Albania: Political tensions high after grenade attack
TIRANA, Albania (AP) _ One day after gunmen hurled hand grenades at the motorcade of Premier Bashkim Fino, police and government officials argued Sunday over who was responsible for the attack.
Fino’s government blamed police in the town to which Fino had been traveling _ a stronghold of President Sali Berisha. But police blamed the Interior Ministry, saying it misinformed them about Fino’s travel plans and that’s why they did not provide adequate security.
With Albania in chaos since late January, Fino has been traveling around the country trying to unite Albanians divided into southern insurgents, who want Berisha to resign, and the president’s supporters in the north.
Ongoing violence in the south, as well as the attack on Fino’s motorcade, shows just how hard it will be to restore order in a politically split country where almost everyone has a gun.
The hand grenade attack apparently was designed to prevent Fino and his Cabinet members from visiting Shkodra, a northern stronghold of the president. The convoy was just outside the city. No one was injured
Fino’s caretaker government _ appointed until new elections can be held _ called the ambush ``planned and criminal.″ Fino suggested the gunmen were too well equipped to be common criminals.
Fino’s security chief, Hasan Ahmetaj, blamed police, saying they waved the convoy on, suggesting the road was safe.
But Shkodra Police Chief Martin Gjoni told state television Sunday that the Interior Ministry misinformed him about the premier’s travel plans.
``We were not asked by the Interior Ministry to provide security for the road ... the deputy minister told us the premier was coming on a helicopter,″ Gjoni said.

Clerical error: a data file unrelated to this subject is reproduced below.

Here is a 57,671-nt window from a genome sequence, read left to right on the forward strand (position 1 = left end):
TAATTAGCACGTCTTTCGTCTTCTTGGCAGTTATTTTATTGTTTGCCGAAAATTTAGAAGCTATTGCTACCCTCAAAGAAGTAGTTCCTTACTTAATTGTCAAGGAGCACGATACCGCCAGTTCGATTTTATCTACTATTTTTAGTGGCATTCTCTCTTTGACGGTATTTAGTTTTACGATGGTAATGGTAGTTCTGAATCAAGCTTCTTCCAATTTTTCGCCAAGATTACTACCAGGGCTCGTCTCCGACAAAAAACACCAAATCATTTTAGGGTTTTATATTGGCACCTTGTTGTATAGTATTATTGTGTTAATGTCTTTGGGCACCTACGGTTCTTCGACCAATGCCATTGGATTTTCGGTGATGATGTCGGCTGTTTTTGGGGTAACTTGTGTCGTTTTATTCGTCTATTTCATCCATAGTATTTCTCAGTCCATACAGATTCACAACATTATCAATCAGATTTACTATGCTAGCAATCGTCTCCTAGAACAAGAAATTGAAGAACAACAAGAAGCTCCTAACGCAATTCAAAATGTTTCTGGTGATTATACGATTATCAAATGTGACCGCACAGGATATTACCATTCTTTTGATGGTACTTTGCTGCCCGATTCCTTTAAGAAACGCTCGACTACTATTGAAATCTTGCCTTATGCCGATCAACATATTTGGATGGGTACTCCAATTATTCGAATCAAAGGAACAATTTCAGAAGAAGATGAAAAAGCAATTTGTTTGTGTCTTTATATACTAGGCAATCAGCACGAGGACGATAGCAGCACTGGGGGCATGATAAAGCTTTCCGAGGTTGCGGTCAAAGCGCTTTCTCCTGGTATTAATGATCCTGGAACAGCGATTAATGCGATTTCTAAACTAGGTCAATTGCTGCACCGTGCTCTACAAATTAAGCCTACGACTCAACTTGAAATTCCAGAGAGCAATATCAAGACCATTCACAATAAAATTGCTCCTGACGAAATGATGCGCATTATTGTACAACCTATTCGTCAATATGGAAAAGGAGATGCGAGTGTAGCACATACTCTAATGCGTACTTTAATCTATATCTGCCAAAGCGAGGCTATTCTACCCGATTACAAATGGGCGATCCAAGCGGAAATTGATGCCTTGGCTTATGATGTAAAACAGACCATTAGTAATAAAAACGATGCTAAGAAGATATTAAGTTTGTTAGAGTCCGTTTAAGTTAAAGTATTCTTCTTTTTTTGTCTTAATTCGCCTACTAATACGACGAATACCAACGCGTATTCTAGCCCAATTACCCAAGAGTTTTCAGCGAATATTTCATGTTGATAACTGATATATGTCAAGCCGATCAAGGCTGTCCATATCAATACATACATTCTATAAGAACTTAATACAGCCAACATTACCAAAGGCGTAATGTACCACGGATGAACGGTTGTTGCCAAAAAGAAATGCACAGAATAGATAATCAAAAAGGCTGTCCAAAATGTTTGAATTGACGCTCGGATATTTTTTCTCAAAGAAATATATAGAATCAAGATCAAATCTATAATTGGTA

The Interior Ministry said it was informed that Fino would travel by road only 20 minutes before the convoy left. But it was unclear why it failed to contact Shkodra police in the more than two hours it took for Fino to near his destination.
Fino’s Socialists on Sunday demanded the resignation of Deputy Interior Minister Agim Shehu, who is close to Berisha, and of other senior officials they blamed for the ambush.
More than 200 people have died _ at least six of them over the weekend _ and at least 700 have been injured since public rage over failed investment schemes swelled to anti-government rebellion. More than 13,000 Albanians have fled to Italy.
With the army crippled by mass desertions, the government on Sunday asked the European Union to extend its monitoring of Albania’s border with Yugoslavia to include all other borders. The monitoring started during the Bosnian war.
A multinational European force is being sent to Albania later this month to secure ports for the delivery of badly needed food and medical supplies.
On Sunday, youths protesting Italy’s participation in the mission hurled eggs at a navy cruiser docked in the Italian port Brindisi, which has taken in most of the Albanian refugees.
Italy’s parliament is expected to approve the mission, despite political opposition. The Greens party fears the deployment will cost the Italians a special tax, and hard-line Communists say Italian soldiers could be at risk after the sinking of an Albanian refugee boat that collided with an Italian navy patrol.
The bodies of three Albanians who drowned when the boat capsized March 28 arrived Sunday in the southern port of Durres. One of the three was buried Sunday. As many as 80 people are missing.